- Chuck Close
- '9 PART SELF PORTRAIT'
- polaroid polapan
Tokyo Metropolitan Museum of Photography, American Perspectives: Photographs from the Polaroid Collection, September - November 2000, and traveling to 3 other venues through 2001 (see Appendix 1)
Boston University Art Gallery, American Perspectives: Photographs from the Polaroid Collection (a continuation of a portion of the original American Perspectives exhibition), November 2002 – January 2003
American Perspectives: Photographs from the Polaroid Collection (Tokyo Metropolitan Museum of Photography, 2000), pl. 32
The Polaroid Book (Köln, 2008), p. 283
In response to your inquiry, we are pleased to provide you with a general report of the condition of the property described above. Since we are not professional conservators or restorers, we urge you to consult with a restorer or conservator of your choice who will be better able to provide a detailed, professional report. Prospective buyers should inspect each lot to satisfy themselves as to condition and must understand that any statement made by Sotheby's is merely a subjective qualified opinion.
NOTWITHSTANDING THIS REPORT OR ANY DISCUSSIONS CONCERNING CONDITION OF A LOT, ALL LOTS ARE OFFERED AND SOLD "AS IS" IN ACCORDANCE WITH THE CONDITIONS OF SALE PRINTED IN THE CATALOGUE.
In 1979, the artist Chuck Close was invited by Kathy Halbreich, director of the Hayden Gallery at the Massachusetts Institute of Technology, to use Polaroid's large-format 20-by-24-inch camera. Photography had always been integral to Close's work, providing the starting point for his painting and work in other media, and his understanding of the medium was considerable. However, photography had never previously served as the end-point for him, but was instead a part of his multi-step artistic process. Working with the Polaroid 20-by-24-inch camera, however, changed his thinking about photography and its place in his work. He commented about this experience that, 'It was the first time I considered myself a photographer . . . From that point on, I began to make photographs that deal with the kind of issues I deal with in my paintings' (Lyons and Storr, Chuck Close, p. 38).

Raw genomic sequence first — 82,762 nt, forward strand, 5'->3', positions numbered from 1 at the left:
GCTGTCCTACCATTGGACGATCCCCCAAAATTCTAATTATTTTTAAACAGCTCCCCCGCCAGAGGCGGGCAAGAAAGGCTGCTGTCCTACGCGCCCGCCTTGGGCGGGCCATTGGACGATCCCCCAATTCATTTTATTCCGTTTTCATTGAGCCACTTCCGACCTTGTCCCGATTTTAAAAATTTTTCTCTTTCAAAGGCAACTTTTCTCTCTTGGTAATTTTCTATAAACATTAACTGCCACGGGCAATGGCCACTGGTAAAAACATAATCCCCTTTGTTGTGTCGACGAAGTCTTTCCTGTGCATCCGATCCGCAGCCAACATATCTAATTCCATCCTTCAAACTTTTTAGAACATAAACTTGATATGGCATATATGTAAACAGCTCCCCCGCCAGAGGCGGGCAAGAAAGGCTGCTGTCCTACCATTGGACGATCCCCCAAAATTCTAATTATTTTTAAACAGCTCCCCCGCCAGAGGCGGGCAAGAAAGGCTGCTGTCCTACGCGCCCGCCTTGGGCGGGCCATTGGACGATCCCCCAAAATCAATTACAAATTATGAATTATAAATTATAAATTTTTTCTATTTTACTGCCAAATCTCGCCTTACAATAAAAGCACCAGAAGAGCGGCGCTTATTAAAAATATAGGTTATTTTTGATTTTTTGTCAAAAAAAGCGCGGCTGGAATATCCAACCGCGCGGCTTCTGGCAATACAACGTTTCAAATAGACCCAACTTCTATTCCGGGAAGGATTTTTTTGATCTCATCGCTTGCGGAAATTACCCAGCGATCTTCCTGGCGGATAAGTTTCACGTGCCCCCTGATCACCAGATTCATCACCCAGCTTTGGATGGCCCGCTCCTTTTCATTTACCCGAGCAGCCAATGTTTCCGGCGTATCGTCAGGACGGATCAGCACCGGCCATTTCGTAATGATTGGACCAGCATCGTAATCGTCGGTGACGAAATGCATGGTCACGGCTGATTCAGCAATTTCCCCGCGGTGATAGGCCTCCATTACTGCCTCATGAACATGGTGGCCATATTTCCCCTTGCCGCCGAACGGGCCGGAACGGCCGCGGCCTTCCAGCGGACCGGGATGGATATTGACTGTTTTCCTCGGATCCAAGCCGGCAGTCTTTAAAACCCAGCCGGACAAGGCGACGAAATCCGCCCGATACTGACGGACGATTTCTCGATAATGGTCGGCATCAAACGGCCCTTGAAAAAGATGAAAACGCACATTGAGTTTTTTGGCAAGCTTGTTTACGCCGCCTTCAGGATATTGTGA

Since the late 1960s, when Close abandoned abstract work, photography has been intrinsic to his process. Instead of preparing for a painting with a preliminary sketch or study, Close took photographs of his subjects. He described his use of photographs this way: 'I wanted something very specific to do where there were rights and wrongs, and so I decided to just use whatever happened in the photograph . . . I was constructing a series of self-imposed limitations that would guarantee that I could no longer make what I had been making' (Grynsztejn and Engberg, Chuck Close: Self Portraits, 1967-2005, p. 118). Since that time, Close's work across all of his chosen media has constituted either an embrace of photographic realism, or a calculated deviation from it.
While the large and unwieldy 20-by-24-inch camera was not easy to use, Close found it liberating. As was his customary working method, Close originally intended to use these Polaroids as the basis for other works, but found instead that the Polaroids possessed sufficient presence to stand on their own as finished works. Close worked with the camera on a number of occasions into the 1980s, primarily in color. The resulting images were sometimes conceived as singular works, while others, like the work offered here and that in Lot 26, were combined into multi-image compositions.
The 9 Part Self Portrait offered here, executed in 1987, shows the rare instance of Close's choice of black-and-white Polapan film as opposed to Polacolor. In its grand scale and black/gray/white palette, it bears a strong resemblance to Close's monochrome work in other media. It is, nonetheless, completely photographic in conception and impact.